Venne Williams was recently working with a patient at the V.I Cardiac Center’s rehabilitation facility when he made a strange request, one that changed her perspective on healing.
"He asked me to sing," she told the audience gathered Saturday at the center’s conference room.
Williams, a physical therapist on the faculty of Florida A&M University, was one of a host of presenters Friday and Saturday for the second annual Cardiac Symposium. The conference brought health care professionals together to discuss many aspects of treating patients. And one of those aspects, Williams’ subject for Saturday morning, was "The Role of Spirituality in Healing the Heart."
Williams told the audience that she first offered to turn on the radio for the patient, but that wasn’t what he wanted. He wanted her to sing. She agreed, but only if he sang too. He suggested several song titles, all religious, and they finally settled on "Jesus Loves the Little Children."
"We sang it over and over while he worked, probably five times," she said. "It was eye-opening for me."
"While I was there to heal his physical body, he still had spiritual needs."
By spirituality, Williams said she’s not referring necessarily to organized religion or church. It is that personal sense of being connected to something bigger than one’s self, that there’s more to life than the here and now.
In the earliest years of human history, medicine and spirituality were virtually one and the same thing, Williams said.
But around the 17th century they began to split, with spirituality relegated to the role of "belief" and medicine locked into hard facts and empirical data. That split is beginning to close again she said, as doctors realize they have to treat the whole patient, not just a case number or a symptom.
"Spirituality cannot be tested for or measured," she said. "It’s nebulous and unquantifiable, but it’s also undeniable."
Recent studies at a variety of institutions including Harvard Medical School, Johns Hopkins and the University of Florida show that a person’s spirituality can have a direct effect on their physical state, according to Williams. People who consider themselves spiritual tend to have better recoveries, have lower blood pressure and heart rates and exhibit less stress and hypertension.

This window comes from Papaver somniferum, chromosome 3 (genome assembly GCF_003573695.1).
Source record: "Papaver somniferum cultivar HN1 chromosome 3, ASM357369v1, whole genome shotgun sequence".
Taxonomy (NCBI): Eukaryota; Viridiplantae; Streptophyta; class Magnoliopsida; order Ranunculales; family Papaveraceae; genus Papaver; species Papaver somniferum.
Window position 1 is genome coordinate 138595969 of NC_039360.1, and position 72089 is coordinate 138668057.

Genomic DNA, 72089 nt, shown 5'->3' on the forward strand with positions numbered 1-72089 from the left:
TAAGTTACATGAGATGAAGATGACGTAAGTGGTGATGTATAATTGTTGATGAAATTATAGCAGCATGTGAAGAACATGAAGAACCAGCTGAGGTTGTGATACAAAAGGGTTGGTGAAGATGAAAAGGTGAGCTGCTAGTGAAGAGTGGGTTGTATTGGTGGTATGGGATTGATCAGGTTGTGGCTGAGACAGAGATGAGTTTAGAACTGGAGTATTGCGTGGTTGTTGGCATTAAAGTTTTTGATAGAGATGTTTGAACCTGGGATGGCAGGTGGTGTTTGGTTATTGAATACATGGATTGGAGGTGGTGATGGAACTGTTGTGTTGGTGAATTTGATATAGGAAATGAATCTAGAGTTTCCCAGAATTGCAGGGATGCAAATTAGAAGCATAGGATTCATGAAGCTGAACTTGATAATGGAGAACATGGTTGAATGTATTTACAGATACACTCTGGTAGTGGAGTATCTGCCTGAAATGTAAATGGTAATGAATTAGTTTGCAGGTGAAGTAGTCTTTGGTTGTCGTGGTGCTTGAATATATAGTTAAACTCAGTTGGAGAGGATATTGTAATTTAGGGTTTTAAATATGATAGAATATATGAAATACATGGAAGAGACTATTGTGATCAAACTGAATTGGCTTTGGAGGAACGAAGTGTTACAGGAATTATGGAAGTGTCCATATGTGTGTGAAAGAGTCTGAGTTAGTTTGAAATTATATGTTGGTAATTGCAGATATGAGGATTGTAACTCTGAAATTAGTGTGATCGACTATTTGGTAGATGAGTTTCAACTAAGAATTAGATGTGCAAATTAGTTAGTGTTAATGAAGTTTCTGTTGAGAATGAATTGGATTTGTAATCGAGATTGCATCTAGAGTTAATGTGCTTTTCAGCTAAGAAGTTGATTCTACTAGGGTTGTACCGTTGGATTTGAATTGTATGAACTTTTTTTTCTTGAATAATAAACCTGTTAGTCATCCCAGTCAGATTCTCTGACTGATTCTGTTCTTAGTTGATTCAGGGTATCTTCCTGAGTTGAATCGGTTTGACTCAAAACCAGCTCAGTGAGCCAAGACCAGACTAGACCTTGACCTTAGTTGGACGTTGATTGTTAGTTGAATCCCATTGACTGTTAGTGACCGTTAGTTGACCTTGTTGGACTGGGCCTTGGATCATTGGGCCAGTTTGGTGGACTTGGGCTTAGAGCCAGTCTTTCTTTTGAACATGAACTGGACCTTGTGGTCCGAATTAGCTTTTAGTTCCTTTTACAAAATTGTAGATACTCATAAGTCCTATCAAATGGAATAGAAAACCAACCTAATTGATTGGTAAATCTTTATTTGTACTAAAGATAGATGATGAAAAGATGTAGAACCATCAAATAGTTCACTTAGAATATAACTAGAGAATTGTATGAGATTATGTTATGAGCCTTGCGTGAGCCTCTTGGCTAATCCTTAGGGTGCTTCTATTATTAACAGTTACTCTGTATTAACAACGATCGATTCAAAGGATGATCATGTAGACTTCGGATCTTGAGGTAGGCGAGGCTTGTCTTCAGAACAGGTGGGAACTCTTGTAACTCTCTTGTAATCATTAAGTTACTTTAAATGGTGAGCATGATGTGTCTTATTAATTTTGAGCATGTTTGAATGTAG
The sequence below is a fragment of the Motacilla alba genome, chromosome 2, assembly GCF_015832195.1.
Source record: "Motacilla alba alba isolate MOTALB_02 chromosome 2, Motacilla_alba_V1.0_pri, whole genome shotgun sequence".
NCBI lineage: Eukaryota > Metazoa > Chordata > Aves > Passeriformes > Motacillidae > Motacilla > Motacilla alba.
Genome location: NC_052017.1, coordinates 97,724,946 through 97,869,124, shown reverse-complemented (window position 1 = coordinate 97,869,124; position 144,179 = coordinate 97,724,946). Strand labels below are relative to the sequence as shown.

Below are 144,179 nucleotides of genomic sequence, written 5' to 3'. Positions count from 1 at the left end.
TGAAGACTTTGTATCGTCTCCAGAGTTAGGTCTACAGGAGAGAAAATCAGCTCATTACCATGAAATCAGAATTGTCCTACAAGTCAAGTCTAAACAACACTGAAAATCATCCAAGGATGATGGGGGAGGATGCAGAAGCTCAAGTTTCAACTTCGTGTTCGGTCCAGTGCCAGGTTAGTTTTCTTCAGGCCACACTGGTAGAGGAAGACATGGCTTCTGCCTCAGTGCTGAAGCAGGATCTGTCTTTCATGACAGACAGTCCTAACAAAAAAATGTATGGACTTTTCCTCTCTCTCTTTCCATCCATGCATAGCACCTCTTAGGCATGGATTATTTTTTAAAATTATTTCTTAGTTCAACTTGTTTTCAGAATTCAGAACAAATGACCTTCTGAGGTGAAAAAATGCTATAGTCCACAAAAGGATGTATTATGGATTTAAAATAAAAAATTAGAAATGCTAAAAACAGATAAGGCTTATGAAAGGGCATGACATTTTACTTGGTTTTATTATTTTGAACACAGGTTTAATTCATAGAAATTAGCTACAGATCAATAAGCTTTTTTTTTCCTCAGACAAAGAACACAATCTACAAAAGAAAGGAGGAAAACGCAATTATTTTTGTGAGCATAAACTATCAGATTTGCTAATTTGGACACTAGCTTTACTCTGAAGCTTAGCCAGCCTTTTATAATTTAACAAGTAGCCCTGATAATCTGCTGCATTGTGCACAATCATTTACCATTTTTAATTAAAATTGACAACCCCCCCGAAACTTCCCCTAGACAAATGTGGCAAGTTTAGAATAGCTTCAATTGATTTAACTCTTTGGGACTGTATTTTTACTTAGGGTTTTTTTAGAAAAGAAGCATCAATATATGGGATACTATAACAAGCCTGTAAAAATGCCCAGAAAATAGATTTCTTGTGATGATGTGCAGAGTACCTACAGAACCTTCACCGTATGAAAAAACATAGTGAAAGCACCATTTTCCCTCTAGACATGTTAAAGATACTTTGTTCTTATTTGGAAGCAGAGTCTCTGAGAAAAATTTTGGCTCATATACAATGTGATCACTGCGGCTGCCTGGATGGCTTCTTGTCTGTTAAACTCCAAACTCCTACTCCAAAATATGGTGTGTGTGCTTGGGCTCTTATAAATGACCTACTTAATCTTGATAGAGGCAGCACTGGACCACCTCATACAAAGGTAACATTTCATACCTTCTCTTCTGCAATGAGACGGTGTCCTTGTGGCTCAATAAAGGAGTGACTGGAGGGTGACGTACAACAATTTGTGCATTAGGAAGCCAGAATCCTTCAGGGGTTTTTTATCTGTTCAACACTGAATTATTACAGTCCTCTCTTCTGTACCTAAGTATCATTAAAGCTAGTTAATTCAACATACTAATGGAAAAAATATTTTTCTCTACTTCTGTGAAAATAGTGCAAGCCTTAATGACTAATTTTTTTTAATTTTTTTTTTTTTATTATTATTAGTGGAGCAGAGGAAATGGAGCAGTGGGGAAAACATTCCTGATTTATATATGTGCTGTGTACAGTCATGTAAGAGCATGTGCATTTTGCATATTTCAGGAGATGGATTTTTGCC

More study is needed to understand the role of spirituality in healing, she said, but the message to doctors is clear. Doctors need to treat the whole patient, body, mind and spirit, and at the very least should guard against saying or doing anything in treatment that demeans or disregards a patient’s spiritual beliefs.
Williams was one of 18 doctors, nurses, health professionals and an attorney who spoke at the weekend conference. Among them, Dr. Michael Potts discussed "Women and Cardiovascular Disease," pointing out that women are harder to diagnose because they often present symptoms that don’t match the "classic" heart disease symptoms of men – chest pain and often pain radiating down the left arm.
According to Potts, women are more likely than men to go a doctor for such symptoms as shortness of breath, nausea, upper abdominal pain or feeling faint. Because they don’t present classic symptoms, they are often not diagnosed with a heart problem when in fact that’s what it turns out they’re suffering from.
As a result, he said, women receive less intervention to prevent and treat heart disease, even though it is a leading cause of death for women.
Potts said doctors need to evaluate more than the patient’ specific symptoms, stratifying them into high, medium or low-risk categories based on symptoms, lifestyle factors such as smoking and obesity, and whether the patient has diabetes or other complicating factors.
Other topics in the two-day symposium – for the more technically inclined – included "Management of Post Myocardial Infarction Ventricular Septal Defect," "Contemporary Management of Restenosis" (having to do with stents and angioplasty balloons) and "Deciphering Cardio-Metabolic Risk in the USVI The Dyslipidemia of Insulin Resistance in Diabetic and Non-Diabetic Patients."
If residents are concerned that their doctors are smart, they can relax. At least at the Cardiac Center, they got it.